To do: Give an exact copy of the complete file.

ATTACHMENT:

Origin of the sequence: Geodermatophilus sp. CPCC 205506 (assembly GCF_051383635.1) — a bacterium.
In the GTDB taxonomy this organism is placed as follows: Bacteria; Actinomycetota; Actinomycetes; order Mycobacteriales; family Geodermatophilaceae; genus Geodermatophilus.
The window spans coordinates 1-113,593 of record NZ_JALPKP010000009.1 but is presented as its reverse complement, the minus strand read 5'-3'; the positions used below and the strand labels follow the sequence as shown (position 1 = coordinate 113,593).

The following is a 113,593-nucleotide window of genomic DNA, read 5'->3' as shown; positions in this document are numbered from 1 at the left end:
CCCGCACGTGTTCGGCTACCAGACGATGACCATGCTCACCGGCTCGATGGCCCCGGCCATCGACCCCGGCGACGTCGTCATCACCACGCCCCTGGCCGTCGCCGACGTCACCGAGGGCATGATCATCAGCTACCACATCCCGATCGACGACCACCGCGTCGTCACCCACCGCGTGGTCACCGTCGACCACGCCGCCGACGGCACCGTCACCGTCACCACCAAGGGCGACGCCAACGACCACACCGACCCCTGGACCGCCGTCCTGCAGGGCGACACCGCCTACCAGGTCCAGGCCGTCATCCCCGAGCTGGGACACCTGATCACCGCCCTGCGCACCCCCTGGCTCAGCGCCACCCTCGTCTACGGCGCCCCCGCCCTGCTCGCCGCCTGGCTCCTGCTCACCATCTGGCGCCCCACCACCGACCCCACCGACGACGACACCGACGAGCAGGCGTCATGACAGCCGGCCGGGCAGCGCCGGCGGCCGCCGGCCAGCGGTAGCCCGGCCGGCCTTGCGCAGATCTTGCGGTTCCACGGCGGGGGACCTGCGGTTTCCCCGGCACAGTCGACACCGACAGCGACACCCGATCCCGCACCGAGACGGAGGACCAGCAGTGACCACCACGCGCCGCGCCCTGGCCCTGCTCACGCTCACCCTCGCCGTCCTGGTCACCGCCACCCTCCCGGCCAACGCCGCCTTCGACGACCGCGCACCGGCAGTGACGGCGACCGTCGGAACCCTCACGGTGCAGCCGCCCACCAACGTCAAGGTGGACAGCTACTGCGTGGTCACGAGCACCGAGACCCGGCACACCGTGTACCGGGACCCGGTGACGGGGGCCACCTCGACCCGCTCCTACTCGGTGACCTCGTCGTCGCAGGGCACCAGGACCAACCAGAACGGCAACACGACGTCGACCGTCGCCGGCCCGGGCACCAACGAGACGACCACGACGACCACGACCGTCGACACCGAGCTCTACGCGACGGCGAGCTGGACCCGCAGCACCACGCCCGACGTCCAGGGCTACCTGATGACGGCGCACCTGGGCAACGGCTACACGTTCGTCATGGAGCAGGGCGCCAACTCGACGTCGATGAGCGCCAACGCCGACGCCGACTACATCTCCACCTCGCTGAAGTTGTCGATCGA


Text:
Origin of the sequence: Geodermatophilus sp. CPCC 205506 (assembly GCF_051383635.1) — a bacterium.
In the GTDB taxonomy this organism is placed as follows: Bacteria; Actinomycetota; Actinomycetes; order Mycobacteriales; family Geodermatophilaceae; genus Geodermatophilus.
The window spans coordinates 1-113,593 of record NZ_JALPKP010000009.1 but is presented as its reverse complement, the minus strand read 5'-3'; the positions used below and the strand labels follow the sequence as shown (position 1 = coordinate 113,593).

The following is a 113,593-nucleotide window of genomic DNA, read 5'->3' as shown; positions in this document are numbered from 1 at the left end:
CCCGCACGTGTTCGGCTACCAGACGATGACCATGCTCACCGGCTCGATGGCCCCGGCCATCGACCCCGGCGACGTCGTCATCACCACGCCCCTGGCCGTCGCCGACGTCACCGAGGGCATGATCATCAGCTACCACATCCCGATCGACGACCACCGCGTCGTCACCCACCGCGTGGTCACCGTCGACCACGCCGCCGACGGCACCGTCACCGTCACCACCAAGGGCGACGCCAACGACCACACCGACCCCTGGACCGCCGTCCTGCAGGGCGACACCGCCTACCAGGTCCAGGCCGTCATCCCCGAGCTGGGACACCTGATCACCGCCCTGCGCACCCCCTGGCTCAGCGCCACCCTCGTCTACGGCGCCCCCGCCCTGCTCGCCGCCTGGCTCCTGCTCACCATCTGGCGCCCCACCACCGACCCCACCGACGACGACACCGACGAGCAGGCGTCATGACAGCCGGCCGGGCAGCGCCGGCGGCCGCCGGCCAGCGGTAGCCCGGCCGGCCTTGCGCAGATCTTGCGGTTCCACGGCGGGGGACCTGCGGTTTCCCCGGCACAGTCGACACCGACAGCGACACCCGATCCCGCACCGAGACGGAGGACCAGCAGTGACCACCACGCGCCGCGCCCTGGCCCTGCTCACGCTCACCCTCGCCGTCCTGGTCACCGCCACCCTCCCGGCCAACGCCGCCTTCGACGACCGCGCACCGGCAGTGACGGCGACCGTCGGAACCCTCACGGTGCAGCCGCCCACCAACGTCAAGGTGGACAGCTACTGCGTGGTCACGAGCACCGAGACCCGGCACACCGTGTACCGGGACCCGGTGACGGGGGCCACCTCGACCCGCTCCTACTCGGTGACCTCGTCGTCGCAGGGCACCAGGACCAACCAGAACGGCAACACGACGTCGACCGTCGCCGGCCCGGGCACCAACGAGACGACCACGACGACCACGACCGTCGACACCGAGCTCTACGCGACGGCGAGCTGGACCCGCAGCACCACGCCCGACGTCCAGGGCTACCTGATGACGGCGCACCTGGGCAACGGCTACACGTTCGTCATGGAGCAGGGCGCCAACTCGACGTCGATGAGCGCCAACGCCGACGCCGACTACATCTCCACCTCGCTGAAGTTGTCGATCGA